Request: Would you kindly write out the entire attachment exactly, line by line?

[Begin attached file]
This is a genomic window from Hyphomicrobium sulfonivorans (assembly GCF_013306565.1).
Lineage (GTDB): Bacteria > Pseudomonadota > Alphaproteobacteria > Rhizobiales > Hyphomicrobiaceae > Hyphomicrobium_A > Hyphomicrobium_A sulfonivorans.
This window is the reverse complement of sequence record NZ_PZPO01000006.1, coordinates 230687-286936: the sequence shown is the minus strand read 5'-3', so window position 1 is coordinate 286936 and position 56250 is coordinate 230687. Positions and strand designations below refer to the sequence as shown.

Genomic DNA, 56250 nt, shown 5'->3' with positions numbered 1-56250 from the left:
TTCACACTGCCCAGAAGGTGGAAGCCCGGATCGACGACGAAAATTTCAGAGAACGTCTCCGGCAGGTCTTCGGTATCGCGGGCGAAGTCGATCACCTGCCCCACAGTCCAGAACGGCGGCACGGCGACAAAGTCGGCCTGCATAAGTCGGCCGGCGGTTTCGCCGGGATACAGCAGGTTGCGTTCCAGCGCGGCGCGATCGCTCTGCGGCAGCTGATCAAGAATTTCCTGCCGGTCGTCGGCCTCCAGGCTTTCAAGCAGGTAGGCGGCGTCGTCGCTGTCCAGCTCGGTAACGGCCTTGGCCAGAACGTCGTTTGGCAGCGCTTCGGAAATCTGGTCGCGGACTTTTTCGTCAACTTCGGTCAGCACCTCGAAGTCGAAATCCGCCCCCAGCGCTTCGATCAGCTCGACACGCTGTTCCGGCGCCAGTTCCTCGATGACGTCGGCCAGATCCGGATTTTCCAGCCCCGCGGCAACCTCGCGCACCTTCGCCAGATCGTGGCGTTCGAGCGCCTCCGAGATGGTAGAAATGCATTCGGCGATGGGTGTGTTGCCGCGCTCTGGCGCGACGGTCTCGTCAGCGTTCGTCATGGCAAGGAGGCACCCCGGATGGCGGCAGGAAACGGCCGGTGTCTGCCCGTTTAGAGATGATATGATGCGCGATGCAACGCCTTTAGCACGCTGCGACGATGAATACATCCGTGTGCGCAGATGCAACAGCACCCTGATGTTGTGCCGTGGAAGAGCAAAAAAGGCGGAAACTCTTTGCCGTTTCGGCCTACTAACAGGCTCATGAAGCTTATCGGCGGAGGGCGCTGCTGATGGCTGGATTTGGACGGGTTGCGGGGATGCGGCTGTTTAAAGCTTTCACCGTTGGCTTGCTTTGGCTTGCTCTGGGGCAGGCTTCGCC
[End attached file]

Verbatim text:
This is a genomic window from Hyphomicrobium sulfonivorans (assembly GCF_013306565.1).
Lineage (GTDB): Bacteria > Pseudomonadota > Alphaproteobacteria > Rhizobiales > Hyphomicrobiaceae > Hyphomicrobium_A > Hyphomicrobium_A sulfonivorans.
This window is the reverse complement of sequence record NZ_PZPO01000006.1, coordinates 230687-286936: the sequence shown is the minus strand read 5'-3', so window position 1 is coordinate 286936 and position 56250 is coordinate 230687. Positions and strand designations below refer to the sequence as shown.

Genomic DNA, 56250 nt, shown 5'->3' with positions numbered 1-56250 from the left:
TTCACACTGCCCAGAAGGTGGAAGCCCGGATCGACGACGAAAATTTCAGAGAACGTCTCCGGCAGGTCTTCGGTATCGCGGGCGAAGTCGATCACCTGCCCCACAGTCCAGAACGGCGGCACGGCGACAAAGTCGGCCTGCATAAGTCGGCCGGCGGTTTCGCCGGGATACAGCAGGTTGCGTTCCAGCGCGGCGCGATCGCTCTGCGGCAGCTGATCAAGAATTTCCTGCCGGTCGTCGGCCTCCAGGCTTTCAAGCAGGTAGGCGGCGTCGTCGCTGTCCAGCTCGGTAACGGCCTTGGCCAGAACGTCGTTTGGCAGCGCTTCGGAAATCTGGTCGCGGACTTTTTCGTCAACTTCGGTCAGCACCTCGAAGTCGAAATCCGCCCCCAGCGCTTCGATCAGCTCGACACGCTGTTCCGGCGCCAGTTCCTCGATGACGTCGGCCAGATCCGGATTTTCCAGCCCCGCGGCAACCTCGCGCACCTTCGCCAGATCGTGGCGTTCGAGCGCCTCCGAGATGGTAGAAATGCATTCGGCGATGGGTGTGTTGCCGCGCTCTGGCGCGACGGTCTCGTCAGCGTTCGTCATGGCAAGGAGGCACCCCGGATGGCGGCAGGAAACGGCCGGTGTCTGCCCGTTTAGAGATGATATGATGCGCGATGCAACGCCTTTAGCACGCTGCGACGATGAATACATCCGTGTGCGCAGATGCAACAGCACCCTGATGTTGTGCCGTGGAAGAGCAAAAAAGGCGGAAACTCTTTGCCGTTTCGGCCTACTAACAGGCTCATGAAGCTTATCGGCGGAGGGCGCTGCTGATGGCTGGATTTGGACGGGTTGCGGGGATGCGGCTGTTTAAAGCTTTCACCGTTGGCTTGCTTTGGCTTGCTCTGGGGCAGGCTTCGCC